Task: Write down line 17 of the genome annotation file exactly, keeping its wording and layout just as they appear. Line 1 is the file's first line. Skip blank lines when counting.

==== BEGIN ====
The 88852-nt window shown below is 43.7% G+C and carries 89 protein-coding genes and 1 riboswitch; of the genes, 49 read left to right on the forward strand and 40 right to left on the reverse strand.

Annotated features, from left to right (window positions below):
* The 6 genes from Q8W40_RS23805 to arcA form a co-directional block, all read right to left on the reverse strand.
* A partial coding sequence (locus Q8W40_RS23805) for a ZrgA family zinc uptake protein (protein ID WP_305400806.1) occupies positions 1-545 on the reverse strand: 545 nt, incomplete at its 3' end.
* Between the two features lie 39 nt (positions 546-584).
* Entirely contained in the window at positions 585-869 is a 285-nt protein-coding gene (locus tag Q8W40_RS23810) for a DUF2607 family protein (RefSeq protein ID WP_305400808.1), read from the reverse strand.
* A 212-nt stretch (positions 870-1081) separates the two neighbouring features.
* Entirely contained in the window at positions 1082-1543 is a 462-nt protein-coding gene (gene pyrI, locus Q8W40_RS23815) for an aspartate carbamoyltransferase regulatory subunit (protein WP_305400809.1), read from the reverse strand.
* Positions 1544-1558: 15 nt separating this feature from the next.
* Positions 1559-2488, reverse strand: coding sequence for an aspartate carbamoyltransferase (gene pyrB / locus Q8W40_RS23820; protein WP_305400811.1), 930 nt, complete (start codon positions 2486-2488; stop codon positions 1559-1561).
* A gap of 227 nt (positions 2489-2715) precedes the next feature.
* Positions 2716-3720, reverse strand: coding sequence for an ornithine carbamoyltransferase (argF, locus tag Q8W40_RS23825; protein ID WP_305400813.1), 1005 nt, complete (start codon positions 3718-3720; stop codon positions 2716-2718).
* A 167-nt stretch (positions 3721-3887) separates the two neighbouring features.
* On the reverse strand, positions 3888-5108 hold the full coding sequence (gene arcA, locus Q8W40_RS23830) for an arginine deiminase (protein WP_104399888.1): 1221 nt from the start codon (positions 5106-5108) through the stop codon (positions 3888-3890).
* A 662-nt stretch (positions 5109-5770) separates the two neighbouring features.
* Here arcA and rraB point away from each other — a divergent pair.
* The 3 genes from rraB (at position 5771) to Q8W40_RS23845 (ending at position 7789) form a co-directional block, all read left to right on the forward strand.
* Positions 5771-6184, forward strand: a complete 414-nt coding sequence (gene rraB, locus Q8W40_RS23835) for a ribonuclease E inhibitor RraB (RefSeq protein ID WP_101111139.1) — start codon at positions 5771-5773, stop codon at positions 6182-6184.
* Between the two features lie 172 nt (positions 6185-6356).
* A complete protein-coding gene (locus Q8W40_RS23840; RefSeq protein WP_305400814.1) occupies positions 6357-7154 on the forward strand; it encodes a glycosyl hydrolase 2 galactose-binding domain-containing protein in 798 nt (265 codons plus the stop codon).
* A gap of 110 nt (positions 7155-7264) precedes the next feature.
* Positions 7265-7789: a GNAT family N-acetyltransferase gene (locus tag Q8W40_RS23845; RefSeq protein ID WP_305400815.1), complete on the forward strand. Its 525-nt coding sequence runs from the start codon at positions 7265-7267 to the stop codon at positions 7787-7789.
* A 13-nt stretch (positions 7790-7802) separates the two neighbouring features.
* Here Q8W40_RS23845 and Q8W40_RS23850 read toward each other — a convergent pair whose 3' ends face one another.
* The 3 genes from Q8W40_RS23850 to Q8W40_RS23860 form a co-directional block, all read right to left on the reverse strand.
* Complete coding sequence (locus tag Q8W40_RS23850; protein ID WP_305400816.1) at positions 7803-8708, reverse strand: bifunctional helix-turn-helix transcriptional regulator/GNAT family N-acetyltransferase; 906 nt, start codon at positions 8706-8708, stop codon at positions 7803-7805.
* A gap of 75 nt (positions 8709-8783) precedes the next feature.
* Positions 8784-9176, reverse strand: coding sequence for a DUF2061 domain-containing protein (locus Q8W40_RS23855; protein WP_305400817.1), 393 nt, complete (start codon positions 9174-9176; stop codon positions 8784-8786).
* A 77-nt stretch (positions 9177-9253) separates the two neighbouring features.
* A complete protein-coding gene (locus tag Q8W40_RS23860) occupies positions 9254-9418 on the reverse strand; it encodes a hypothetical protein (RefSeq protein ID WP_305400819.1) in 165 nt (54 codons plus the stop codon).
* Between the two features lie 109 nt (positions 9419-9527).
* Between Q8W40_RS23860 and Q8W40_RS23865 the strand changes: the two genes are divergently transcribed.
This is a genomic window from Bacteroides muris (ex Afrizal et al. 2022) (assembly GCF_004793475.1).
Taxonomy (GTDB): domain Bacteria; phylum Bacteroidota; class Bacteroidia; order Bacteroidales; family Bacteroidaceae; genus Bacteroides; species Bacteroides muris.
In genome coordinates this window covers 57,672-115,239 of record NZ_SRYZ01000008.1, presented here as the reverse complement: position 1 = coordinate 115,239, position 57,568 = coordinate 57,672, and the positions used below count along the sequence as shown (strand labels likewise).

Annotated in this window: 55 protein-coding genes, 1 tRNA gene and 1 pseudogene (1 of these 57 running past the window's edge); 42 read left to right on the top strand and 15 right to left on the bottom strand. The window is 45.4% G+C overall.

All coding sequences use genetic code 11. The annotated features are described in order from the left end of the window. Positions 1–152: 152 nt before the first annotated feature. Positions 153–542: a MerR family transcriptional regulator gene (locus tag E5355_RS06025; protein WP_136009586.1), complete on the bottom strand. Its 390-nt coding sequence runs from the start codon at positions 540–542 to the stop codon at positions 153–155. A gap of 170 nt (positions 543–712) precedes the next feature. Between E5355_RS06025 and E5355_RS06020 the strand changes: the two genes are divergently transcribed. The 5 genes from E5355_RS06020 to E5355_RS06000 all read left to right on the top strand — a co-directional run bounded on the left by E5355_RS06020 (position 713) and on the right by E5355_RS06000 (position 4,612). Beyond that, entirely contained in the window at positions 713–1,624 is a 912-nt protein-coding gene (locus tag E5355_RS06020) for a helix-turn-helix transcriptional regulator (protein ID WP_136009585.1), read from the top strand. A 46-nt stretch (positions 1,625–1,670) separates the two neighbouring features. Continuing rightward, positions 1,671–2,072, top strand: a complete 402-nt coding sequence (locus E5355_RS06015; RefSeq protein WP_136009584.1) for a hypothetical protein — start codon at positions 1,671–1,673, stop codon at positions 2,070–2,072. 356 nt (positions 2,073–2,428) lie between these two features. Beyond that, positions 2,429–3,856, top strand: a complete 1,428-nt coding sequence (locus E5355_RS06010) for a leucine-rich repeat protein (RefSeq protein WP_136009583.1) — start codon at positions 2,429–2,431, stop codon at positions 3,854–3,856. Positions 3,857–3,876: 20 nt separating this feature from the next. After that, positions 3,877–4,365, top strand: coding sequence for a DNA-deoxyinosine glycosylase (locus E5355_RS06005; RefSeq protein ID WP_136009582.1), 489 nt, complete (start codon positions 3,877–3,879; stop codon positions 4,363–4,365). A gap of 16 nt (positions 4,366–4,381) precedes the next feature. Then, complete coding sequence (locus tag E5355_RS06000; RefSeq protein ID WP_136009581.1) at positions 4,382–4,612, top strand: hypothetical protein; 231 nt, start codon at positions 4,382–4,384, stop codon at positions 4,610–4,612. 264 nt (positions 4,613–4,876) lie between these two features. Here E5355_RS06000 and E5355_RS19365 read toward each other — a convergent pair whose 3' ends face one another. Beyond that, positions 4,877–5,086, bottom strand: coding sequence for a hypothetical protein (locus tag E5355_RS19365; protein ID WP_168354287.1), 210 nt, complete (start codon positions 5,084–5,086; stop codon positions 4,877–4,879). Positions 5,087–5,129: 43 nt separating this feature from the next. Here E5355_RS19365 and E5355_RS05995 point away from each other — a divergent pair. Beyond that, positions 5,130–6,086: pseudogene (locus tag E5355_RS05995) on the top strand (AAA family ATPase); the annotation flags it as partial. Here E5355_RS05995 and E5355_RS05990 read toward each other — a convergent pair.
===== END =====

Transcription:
* The 3 genes from rraB (at position 5771) to Q8W40_RS23845 (ending at position 7789) form a co-directional block, all read left to right on the forward strand.